There remains, however, at least one thing that such a young man (or woman) responds to, today as in the past. He recognizes a man of integrity and can be inspired to trust such a man. This trust can serve to close the gap between the values of the soldier and his commander, for trust creates a sympathetic attitude and a propensity to obey. If you trust someone, you give him the benefit of the doubt when it comes to doing what he tells you to. Thus, the soldier of a democracy can remain a moral agent, ultimately responsible for his actions, and can at the same time obey the orders of a person he trusts, on the presumption that the orders are legally and morally correct. This is a presumption that all Americans would like to be able to make about the military commander, and it is one which they are justified in making if the commander is a man of integrity.
This picture of the military places a heavy responsibility (some would say burden) on all those in positions of command, commissioned and noncommissioned officers alike. But this is no more than ought to be expected of those in such positions in the military service of a democracy. The military life has long been considered a life of sacrifice, not a life of personal gain. It is essential that the emphasis remain on the former in developing a professional soldier. Given this perspective, and with the humility and wisdom characteristic of the soldier-scholar of Plato’s Republic, the modern American soldier can revise Himmler’s phrase and write his own epitaph: “My loyalty is my honor”—my loyalty resides in a man of integrity, to whom I give my trust.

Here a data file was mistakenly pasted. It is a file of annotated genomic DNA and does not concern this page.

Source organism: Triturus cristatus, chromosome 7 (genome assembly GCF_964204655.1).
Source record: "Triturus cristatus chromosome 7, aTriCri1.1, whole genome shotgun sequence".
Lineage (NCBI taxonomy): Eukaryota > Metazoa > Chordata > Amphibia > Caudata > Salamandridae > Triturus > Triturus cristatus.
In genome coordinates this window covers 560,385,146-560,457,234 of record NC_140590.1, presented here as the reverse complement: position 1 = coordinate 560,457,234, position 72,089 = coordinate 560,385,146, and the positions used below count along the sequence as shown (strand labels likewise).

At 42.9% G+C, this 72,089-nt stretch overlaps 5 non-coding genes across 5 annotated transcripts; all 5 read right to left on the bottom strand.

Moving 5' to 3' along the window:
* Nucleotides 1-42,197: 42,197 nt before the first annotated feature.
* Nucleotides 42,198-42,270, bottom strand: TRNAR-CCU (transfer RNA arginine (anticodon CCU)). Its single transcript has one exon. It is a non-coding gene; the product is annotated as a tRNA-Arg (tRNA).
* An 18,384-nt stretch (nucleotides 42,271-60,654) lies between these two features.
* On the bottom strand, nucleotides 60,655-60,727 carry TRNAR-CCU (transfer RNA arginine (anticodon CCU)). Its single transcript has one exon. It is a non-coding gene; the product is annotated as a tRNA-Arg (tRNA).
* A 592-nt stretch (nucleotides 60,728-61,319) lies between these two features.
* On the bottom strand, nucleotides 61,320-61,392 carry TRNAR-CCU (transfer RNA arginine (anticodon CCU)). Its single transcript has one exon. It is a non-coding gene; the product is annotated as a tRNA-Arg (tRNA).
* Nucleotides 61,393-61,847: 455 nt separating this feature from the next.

United States Air Force Academy
1. Hannah Arendt, Totalitarianism, Part III of The Origins of Totalitarian (New York: Harcourt, Brace & World, Inc., 1966), p. 22.
2. Colonel Malham M. Wakin, “ The American Military—Theirs to Reason Why,” Air Force Magazine, 54 (March 1971), p. 54.
3. This example was suggested by a Denver Post article of 12 April 1972, entitled “Ex-Nazi Given Life in Prison,” which concerned the conviction of Friedrich Bosshammer, an SS officer on Eichmann’s staff, who had been responsible for transporting four trainloads of Italian Jews from Italy to Auschwitz in 1944.
4. Forrest C. Pogue, George C. Marshall: Global Commander, The Harmon Memorial Lectures in Military History, Number Ten, United States Air Force Academy, Colorado, 1968, p. 18.